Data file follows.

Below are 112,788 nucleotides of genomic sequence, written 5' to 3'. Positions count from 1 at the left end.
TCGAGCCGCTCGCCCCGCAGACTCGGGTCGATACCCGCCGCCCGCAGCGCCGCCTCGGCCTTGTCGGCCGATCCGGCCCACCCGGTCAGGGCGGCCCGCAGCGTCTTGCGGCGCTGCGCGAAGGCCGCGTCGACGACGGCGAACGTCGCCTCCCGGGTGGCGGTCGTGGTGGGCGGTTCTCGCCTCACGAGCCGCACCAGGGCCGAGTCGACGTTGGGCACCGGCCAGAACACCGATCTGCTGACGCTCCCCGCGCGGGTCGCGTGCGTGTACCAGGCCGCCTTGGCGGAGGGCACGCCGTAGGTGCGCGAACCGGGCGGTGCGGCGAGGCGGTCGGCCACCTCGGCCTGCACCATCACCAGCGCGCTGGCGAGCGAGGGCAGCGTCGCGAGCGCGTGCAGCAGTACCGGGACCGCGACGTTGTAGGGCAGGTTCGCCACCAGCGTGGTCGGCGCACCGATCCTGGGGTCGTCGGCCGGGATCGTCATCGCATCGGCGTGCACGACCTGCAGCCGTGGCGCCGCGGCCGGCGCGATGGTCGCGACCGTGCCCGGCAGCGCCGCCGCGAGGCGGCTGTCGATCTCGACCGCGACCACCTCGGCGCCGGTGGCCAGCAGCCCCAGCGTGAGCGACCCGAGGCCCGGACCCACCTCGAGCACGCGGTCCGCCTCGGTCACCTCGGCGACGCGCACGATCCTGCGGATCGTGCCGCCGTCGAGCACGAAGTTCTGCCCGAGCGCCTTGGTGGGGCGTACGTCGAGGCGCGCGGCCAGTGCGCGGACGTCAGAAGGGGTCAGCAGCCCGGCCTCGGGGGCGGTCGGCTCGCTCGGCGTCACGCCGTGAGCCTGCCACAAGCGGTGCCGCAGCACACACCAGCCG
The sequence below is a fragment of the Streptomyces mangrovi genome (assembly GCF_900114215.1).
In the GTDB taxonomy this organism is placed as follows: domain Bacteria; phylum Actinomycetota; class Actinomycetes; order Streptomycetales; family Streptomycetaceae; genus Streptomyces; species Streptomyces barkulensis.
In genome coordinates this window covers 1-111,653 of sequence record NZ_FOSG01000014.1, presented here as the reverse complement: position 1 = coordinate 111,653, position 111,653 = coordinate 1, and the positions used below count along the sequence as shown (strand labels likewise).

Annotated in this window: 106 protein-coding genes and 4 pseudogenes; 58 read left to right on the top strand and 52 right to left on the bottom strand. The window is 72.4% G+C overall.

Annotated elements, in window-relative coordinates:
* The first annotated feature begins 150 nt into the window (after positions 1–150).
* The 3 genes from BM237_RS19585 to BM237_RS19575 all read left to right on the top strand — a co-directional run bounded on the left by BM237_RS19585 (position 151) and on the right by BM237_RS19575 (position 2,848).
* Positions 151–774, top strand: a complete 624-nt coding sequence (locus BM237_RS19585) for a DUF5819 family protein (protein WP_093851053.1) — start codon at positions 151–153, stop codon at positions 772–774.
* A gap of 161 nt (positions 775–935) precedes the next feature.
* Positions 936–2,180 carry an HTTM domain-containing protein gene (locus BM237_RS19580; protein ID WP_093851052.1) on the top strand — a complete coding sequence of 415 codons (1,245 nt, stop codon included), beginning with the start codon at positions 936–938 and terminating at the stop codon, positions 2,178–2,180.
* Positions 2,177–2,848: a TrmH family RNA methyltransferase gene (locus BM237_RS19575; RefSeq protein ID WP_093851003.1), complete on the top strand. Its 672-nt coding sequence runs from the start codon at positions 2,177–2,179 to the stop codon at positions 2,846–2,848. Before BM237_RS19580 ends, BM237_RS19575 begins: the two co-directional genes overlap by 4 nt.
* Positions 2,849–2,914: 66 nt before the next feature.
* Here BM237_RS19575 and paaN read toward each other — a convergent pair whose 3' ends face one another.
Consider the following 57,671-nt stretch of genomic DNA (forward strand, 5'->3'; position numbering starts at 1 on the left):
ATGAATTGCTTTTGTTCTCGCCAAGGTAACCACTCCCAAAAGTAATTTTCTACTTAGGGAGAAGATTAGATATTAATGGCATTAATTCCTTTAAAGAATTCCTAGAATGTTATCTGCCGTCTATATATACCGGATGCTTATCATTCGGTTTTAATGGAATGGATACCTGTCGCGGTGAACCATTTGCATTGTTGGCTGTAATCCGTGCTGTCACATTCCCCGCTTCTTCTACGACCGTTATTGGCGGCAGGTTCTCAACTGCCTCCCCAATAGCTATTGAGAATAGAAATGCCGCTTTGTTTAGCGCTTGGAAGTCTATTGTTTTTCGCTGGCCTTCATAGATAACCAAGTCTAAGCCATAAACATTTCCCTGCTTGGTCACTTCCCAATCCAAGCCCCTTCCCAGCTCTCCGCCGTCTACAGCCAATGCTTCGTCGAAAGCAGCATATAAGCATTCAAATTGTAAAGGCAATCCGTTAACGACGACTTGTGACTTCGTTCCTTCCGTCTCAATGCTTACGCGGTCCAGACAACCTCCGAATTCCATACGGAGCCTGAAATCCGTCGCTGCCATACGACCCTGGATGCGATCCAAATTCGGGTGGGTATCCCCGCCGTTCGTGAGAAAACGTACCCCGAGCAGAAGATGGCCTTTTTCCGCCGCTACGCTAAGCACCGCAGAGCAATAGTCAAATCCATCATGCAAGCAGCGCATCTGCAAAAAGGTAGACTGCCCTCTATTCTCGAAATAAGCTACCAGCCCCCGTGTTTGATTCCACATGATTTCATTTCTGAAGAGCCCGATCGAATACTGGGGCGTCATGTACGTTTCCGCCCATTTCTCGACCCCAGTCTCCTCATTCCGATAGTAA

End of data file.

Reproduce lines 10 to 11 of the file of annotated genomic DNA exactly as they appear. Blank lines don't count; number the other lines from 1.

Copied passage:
* Positions 151–774, top strand: a complete 624-nt coding sequence (locus BM237_RS19585) for a DUF5819 family protein (protein WP_093851053.1) — start codon at positions 151–153, stop codon at positions 772–774.
* A gap of 161 nt (positions 775–935) precedes the next feature.